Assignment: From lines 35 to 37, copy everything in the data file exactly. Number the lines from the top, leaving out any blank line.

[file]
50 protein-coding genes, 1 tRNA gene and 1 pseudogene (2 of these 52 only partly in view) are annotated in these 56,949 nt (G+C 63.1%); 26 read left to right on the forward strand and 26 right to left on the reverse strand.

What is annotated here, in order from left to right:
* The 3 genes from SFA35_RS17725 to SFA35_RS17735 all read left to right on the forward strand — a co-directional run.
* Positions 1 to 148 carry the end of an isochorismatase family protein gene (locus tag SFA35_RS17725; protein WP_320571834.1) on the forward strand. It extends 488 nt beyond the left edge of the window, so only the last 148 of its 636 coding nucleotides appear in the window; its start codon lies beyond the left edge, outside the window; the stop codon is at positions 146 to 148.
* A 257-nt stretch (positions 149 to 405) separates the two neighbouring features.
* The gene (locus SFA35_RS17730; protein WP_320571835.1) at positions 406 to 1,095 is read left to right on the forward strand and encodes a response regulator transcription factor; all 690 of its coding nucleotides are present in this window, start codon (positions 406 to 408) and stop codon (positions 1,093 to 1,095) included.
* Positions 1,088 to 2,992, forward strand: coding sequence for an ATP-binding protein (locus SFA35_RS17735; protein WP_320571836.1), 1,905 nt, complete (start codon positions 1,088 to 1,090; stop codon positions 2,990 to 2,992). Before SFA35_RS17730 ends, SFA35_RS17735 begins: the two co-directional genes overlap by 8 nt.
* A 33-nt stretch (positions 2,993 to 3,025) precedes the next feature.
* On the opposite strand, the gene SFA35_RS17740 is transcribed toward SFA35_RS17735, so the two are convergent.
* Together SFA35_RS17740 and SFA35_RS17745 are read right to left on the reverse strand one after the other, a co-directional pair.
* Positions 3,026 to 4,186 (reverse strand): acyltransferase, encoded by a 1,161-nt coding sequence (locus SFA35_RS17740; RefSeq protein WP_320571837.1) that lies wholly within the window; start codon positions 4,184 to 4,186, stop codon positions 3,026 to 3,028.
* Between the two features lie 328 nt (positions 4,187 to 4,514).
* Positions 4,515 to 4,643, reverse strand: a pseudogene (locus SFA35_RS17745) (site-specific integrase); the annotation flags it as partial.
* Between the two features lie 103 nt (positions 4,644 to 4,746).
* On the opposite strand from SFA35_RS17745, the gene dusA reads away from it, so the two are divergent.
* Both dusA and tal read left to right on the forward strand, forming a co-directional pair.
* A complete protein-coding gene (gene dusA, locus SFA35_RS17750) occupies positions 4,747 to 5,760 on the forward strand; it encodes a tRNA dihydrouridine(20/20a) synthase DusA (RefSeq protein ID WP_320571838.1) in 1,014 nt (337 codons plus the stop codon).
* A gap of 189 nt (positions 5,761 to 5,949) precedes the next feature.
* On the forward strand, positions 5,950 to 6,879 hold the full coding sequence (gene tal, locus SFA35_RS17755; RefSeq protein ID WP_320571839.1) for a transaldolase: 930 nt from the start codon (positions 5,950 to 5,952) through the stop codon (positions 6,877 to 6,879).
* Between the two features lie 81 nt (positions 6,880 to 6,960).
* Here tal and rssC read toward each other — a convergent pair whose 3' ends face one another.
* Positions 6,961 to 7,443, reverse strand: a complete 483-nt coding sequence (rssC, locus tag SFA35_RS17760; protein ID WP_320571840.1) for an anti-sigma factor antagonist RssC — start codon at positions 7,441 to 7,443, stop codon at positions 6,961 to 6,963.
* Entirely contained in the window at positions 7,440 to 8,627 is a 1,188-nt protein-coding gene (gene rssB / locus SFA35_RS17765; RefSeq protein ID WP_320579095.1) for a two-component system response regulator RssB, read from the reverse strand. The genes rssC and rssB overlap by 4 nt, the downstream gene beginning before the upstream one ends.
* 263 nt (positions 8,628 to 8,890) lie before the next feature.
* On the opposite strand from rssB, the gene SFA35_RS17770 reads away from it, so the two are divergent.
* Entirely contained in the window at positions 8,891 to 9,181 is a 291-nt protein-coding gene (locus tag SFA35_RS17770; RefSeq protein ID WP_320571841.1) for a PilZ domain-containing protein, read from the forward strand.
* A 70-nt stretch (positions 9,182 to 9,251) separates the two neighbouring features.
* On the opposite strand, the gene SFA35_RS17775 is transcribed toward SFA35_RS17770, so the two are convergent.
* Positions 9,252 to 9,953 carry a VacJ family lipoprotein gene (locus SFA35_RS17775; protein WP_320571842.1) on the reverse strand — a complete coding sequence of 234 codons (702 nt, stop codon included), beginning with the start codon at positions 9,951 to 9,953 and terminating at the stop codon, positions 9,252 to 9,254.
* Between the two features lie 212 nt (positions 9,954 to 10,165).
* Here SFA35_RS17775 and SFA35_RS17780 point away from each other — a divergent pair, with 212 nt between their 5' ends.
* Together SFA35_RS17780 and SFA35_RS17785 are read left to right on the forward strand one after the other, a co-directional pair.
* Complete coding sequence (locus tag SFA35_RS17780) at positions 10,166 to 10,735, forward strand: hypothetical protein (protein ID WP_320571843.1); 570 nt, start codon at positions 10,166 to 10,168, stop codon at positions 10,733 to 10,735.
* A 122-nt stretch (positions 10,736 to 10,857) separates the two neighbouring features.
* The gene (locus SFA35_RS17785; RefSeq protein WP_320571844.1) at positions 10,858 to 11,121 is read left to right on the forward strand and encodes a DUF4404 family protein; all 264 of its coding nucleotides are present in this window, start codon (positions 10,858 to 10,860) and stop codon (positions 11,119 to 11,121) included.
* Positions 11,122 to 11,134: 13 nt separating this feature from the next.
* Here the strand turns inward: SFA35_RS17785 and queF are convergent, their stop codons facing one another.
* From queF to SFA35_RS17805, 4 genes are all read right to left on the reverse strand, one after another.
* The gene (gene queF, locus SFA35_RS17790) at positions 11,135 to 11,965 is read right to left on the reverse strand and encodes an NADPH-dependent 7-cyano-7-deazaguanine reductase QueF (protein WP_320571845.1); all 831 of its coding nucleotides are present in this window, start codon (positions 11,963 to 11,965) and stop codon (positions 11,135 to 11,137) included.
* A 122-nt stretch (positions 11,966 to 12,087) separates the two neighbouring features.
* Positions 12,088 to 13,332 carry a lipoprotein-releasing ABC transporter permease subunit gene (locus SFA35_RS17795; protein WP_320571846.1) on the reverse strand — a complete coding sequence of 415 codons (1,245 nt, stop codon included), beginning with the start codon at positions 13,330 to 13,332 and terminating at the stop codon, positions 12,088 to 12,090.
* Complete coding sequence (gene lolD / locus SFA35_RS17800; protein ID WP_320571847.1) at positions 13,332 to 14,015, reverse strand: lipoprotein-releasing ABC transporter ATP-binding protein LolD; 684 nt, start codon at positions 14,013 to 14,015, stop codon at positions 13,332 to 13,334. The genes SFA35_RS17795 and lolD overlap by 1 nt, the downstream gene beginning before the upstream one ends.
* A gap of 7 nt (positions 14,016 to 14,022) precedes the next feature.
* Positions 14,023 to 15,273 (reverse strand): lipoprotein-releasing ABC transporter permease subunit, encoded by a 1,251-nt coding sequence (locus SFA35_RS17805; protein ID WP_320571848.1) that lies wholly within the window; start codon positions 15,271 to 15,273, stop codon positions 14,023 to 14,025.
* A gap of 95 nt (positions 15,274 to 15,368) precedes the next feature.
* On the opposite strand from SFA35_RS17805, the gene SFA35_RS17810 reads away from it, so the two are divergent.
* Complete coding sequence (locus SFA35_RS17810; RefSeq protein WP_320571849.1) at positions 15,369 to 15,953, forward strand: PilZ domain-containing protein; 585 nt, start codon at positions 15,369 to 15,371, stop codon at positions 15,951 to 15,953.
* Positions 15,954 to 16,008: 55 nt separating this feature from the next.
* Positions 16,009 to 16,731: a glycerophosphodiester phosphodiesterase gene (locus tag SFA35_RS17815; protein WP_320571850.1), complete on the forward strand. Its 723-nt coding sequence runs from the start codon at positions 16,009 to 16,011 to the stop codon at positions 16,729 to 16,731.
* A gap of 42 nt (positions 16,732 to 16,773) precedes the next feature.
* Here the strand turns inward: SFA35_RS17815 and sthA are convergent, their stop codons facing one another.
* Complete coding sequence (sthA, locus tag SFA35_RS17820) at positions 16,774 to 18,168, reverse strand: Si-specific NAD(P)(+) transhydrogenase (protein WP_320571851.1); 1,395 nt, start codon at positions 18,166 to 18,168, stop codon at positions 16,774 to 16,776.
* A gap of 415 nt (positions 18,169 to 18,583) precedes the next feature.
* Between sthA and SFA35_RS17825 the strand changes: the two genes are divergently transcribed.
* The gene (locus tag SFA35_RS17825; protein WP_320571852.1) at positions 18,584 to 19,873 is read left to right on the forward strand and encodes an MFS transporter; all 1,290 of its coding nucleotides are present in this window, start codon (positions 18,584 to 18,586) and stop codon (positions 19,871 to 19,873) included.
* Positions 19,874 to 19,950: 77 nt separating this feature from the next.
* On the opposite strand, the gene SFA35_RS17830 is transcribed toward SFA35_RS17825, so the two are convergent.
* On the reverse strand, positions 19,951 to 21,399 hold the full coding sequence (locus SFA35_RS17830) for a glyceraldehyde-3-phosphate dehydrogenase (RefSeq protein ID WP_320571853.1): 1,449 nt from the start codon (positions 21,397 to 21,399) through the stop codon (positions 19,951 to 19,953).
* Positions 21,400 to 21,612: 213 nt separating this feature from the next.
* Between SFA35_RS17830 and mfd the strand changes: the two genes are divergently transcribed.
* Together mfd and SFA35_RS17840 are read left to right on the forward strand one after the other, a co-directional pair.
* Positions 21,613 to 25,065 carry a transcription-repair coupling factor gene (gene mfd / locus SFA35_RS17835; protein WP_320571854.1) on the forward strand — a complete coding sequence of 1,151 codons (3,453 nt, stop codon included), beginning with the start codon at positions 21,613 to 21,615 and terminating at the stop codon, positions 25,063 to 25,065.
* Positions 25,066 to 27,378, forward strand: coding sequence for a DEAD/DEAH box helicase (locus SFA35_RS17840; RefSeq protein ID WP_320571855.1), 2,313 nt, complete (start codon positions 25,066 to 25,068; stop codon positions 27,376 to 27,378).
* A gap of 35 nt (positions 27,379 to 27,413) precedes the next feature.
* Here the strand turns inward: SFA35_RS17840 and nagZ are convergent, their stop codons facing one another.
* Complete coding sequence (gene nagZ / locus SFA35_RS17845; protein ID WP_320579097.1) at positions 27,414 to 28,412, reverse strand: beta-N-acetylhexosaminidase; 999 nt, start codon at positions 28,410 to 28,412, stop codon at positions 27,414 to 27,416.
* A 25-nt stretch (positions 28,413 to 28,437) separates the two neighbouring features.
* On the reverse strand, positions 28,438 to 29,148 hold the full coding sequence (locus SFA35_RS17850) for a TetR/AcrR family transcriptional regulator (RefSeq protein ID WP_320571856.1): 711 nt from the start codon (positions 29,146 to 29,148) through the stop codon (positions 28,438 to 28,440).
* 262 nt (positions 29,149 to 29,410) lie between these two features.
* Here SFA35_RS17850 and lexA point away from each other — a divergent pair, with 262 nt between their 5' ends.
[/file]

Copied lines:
* The gene (locus SFA35_RS17785; RefSeq protein WP_320571844.1) at positions 10,858 to 11,121 is read left to right on the forward strand and encodes a DUF4404 family protein; all 264 of its coding nucleotides are present in this window, start codon (positions 10,858 to 10,860) and stop codon (positions 11,119 to 11,121) included.
* Positions 11,122 to 11,134: 13 nt separating this feature from the next.
* Here the strand turns inward: SFA35_RS17785 and queF are convergent, their stop codons facing one another.